Elements of Eloquence Single Line Challenge, Chapters 14, 15, 16 and 17: Hendiadys, Epistrophe, Tricolon and Epizeuxis

These four Rhetorical Figures lead into one another neatly, in the entertaining, short, and informative chapters 14 – 17 of our Challenge textbook: The Elements of Eloquence, by Mark Forsyth. I piously hope the effort of distinguishing these four similar figures, and then using them together, will sharpen our minds and, metaphorically, our metaphorical pencils. Plus, I didn’t want to write 38 separate posts.

Fair Use Doctrine probably forbids me from summarizing the content of these chapters. Not that my posts would be the equivalent of Forsyth’s witty little mini-essays, but that I might thereby allow someone to participate in the challenge without reading the book, effectively stealing the author’s essential work and central information without adding any substance of my own!

Here’s the challenge. I plan to have lots of fun writing lines – not whole poems or stories, just lines – in the comment section below. These will be throw-away lines, practice lines, lines invented for the sole purpose of making myself a better writer. These lines will contain Hendiadys, Epistrophe, Tricolon and Epizeuxis.

And when that is done I will feel smart, and a sense of accomplishment. (That’s Syllepsis by the way; we’ll get to it next post.)

Join me!

Chapters 12 and 13
Chapters 18, 19 and 20

4 Comments »

  1. Now this is perplexity and a situation. For though she seemed sweet in the night, she appeared in the sharpness and light of morning a barbarian and bitch.

    This is he: my son! With a roundness and a face such as you see, he was born. Is he not dear? Is he not the very image and dearness of his mother?

    The lakes of winter are broken mirrors.

    I longed to know the stars. The purity and the slivers and the light; it wasn’t enough to see it. I wanted my skin sensitive enough to feel it. I wanted it bad enough my arms prickled, and I thought it was the starlight touching me.

    (Hendiadys)

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  2. All the way home, we fought. Getting ready for bed, we fought. Whispering furiously across the pillows, backs turned away and knees brought up to chests, we fought. Only in the morning, when I woke first, I saw there were tear-stains on her face. I felt a little ashamed, then. What had I said to her? Why had I not stopped to understand what she was protecting?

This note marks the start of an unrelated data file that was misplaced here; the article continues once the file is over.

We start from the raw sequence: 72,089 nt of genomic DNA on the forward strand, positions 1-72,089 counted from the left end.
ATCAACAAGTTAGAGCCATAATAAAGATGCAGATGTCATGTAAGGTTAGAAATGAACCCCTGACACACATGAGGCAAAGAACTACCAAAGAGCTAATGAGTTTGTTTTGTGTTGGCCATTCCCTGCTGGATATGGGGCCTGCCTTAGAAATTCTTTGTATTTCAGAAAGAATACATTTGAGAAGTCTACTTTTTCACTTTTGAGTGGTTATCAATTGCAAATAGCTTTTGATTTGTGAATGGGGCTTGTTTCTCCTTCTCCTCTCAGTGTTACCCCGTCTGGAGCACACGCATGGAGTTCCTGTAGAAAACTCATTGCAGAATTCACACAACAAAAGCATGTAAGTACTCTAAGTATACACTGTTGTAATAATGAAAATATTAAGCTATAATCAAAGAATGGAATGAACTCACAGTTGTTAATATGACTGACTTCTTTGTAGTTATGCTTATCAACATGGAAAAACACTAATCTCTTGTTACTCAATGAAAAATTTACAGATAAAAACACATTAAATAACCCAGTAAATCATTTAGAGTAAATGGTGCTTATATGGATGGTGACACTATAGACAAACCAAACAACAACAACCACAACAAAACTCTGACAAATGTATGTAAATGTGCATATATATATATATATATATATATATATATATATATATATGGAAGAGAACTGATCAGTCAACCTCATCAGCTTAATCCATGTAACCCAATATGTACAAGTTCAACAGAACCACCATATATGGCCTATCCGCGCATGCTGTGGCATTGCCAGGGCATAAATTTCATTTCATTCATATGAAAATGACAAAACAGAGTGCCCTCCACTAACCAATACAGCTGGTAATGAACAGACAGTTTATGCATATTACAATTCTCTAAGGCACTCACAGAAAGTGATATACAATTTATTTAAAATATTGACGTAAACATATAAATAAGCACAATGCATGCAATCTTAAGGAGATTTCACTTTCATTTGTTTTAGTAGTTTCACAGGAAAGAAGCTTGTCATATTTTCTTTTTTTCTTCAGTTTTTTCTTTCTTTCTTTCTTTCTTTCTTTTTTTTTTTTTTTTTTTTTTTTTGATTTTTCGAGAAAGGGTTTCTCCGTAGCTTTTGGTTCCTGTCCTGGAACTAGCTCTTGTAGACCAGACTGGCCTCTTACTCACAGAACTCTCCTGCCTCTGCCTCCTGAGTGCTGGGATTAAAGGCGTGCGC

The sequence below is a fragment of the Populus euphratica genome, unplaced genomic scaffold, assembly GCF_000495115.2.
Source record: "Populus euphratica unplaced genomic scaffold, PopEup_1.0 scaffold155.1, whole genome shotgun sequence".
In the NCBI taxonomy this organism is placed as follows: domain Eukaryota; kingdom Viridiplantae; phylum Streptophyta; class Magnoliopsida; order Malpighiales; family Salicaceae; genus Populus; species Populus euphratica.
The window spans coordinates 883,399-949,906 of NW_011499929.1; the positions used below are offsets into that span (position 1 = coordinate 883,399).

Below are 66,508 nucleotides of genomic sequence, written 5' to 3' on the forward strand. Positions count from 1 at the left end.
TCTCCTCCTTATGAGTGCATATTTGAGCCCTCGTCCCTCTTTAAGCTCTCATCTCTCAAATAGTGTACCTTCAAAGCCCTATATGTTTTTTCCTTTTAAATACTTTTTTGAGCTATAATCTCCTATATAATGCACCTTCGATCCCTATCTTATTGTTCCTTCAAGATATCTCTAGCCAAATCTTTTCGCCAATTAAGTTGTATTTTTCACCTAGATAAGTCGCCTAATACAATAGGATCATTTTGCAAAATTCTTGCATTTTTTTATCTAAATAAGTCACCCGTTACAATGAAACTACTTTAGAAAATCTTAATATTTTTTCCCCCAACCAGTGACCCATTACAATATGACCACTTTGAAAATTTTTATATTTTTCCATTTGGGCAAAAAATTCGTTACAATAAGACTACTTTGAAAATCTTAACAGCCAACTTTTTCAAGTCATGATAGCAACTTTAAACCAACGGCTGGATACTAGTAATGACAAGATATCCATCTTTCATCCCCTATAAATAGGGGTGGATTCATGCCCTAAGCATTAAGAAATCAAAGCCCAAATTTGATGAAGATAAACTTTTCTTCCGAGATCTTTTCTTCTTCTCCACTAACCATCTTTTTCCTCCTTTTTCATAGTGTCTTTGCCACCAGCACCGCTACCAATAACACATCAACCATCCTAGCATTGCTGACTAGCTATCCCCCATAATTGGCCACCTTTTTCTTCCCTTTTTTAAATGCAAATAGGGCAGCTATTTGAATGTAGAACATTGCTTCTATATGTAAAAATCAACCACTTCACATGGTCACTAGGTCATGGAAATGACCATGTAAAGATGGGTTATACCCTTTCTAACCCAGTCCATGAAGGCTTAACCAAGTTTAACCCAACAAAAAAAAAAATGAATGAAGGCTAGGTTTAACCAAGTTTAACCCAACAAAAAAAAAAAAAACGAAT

Oh yes, it’s just fine. True, I’m about to lose my house and my car – but it’s fine. I could go to jail – but that’s fine, too. In fact, why not just chop off my fingers and toes one by one? I’m sure it will all be fine.

    I remember you.
    Morning work, weaving words;
    watching windblown daffodils at tea;
    digging garden trenches, choring all afternoon;
    I remember you.
    Kissing the child, and teaching him letters;
    while he sleeps,
    weaving more words by lamplight:
    I remember you.

    (Epistrophe)

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  3. Time, tide, and the chance to make a million bucks. You know what they don’t do.

    Titchy, witchy, and wild – that was our little girl.

    I don’t love it, I don’t like it, and I don’t even want it in the same room as my favorite mug.

    She stumbled, stopped, and stared.

    Then there was the guy the newspapers called The Burping Burglar. He was dishonest and dyspeptic, but above all he was dismally unlucky.

    The advent of everlasting chewing gum was unexpected, incredible, and (as it turns out) a complete lie.

    (Tricolon)

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  4. The flavor, the flavor! It’s heaven on a skewer!

    Oh, Dad, Dad, Dad. You’re hopeless about girls’ feelings; you know that?

    After that, it was nothing but ice cream, ice cream, ice cream all day long. Never sign a contract with a 7-year-old legal genius.

    Under the influence of playing Abender every night for five years, he grew startling and inconsequential. I once heard him shout sententiously, “Bear feet! Bear feet! Bear feet!” on entering the kitchen first thing in the morning – which for him was about eleven. His longsuffering sister begged him to make sense for just a minute, as she was planning a trip which would get them all out of the house out of the city out of the country, and was sure to do them all a lot of good. “A lot of good that will do,” he replied. “Well, yes – ” she started. But then he just went around saying, “A lot of good; a lot of good indeed!” and she sat down and cried. I watched this from the kitchen doorway and wondered what I had done to the poor lady.

    (Epizeuxis)

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